Safety

Ep.91: Talking Safety with Mark Paskell

Just because you’ve never been visited or cited by the Occupational Safety & Health Administration doesn’t mean you’re following safe business practices. Even if you or no one on your crew has been injured, it doesn’t necessarily mean your job sites are safe — you might just be lucky.

Most OSHA standards apply to the residential building and remodeling industries, and require employers to protect their workers by establishing safety programs and providing training. 

In this episode, Mark Paskell talks to Tim and Steve about how to create a safety culture and the benefits of running safe job sites and protecting your team.

Mark is president of The Contractor Coaching Partnership Inc. in Sterling, MA. He founded the company in 2007 to coach and mentor residential contractors on business, systems, sales, and safety. Mark became an authorized OSHA Outreach Trainer in 2012.

Creating a culture of safety is the first and biggest thing a business can do, says Mark. It has to start at the top — owners and managers need to be on board and involved, not just those in the field. Residential standards are as stringent as commercial standards, but there’s less of a focus on meeting those standards on sites. Mark talks about the things residential remodelers and builders should focus on, including:

  • The differences between OSHA 10 and OSHA 30
  • The most cited violations
  • The top job-site hazards — and how to minimize them
  • Hiring safe sub-contractors
  • What personal protection equipment your crew should wear
  • Misconceptions about safety and OSHA you may be making
  • Putting money into the budget for safety training
  • Investing in people and equipment to attract and keep employees
  • Why safer crews complete better jobs
  • How much time to invest in training
  • Safety meetings: how often you should have them, and what to cover
  • Why you should invite OSHA to your company
  • And more …

You can download materials to help you with your safety training at the OSHA website.

Ep.87: Rising from the Ashes with John Murphy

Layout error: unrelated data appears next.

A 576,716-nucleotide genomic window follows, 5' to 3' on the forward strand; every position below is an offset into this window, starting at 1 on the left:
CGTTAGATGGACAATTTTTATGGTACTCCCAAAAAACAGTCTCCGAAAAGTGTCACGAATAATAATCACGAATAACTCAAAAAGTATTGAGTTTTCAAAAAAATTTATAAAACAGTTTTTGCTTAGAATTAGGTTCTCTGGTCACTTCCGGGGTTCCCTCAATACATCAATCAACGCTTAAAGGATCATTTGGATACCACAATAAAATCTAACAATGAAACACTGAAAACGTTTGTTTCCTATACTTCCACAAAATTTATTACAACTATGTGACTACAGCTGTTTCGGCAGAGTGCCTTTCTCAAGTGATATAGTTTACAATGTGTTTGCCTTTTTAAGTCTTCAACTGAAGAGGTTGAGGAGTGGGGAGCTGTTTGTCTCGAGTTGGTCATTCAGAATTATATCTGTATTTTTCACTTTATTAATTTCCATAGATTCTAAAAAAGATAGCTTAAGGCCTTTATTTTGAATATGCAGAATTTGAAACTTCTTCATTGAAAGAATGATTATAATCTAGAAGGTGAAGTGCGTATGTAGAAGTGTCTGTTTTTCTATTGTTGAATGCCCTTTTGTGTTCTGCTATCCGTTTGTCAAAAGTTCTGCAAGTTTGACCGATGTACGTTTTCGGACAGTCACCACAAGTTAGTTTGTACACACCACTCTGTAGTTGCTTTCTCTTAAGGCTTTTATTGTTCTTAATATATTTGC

We all occasionally think about the worst that could happen, like a disaster befalling your business or family. The kinds of thoughts that creep into your brain in the wee hours of the morning, that prompt you to think about how you might handle it. Luckily, for most of us, those imagined catastrophes never materialize.

For John Murphy, though, that nightmarish scenario came true when a building fire broke out in his office/warehouse and shop that housed the company’s paint and fine finishing division. The fire destroyed the building and nearly all of its contents. 

In this episode, John tells Tim and Steve the story of the fire, the immediate aftermath, and how his business survived.

John started Murphy Bros. Design | Build | Remodel in Minneapolis, MN, in 1983, just over a year after he graduated from college in 1981. John had worked part-time in construction starting in high school, and thought his degree was the ticket out of hard physical work. He started his new career in life and annuity insurance sales. After a year, he’d made only about half of what he’d earned as a carpenter. He was married with a new baby. Rather than ask for his job back, he decided to go it alone. The company was first named John Murphy Builders but became Murphy Bros. about a decade later — John’s brothers had joined the business. He says he’s still not sure his degree paid off, but he hung up his tool belt around 1997, and promoted himself to an office job.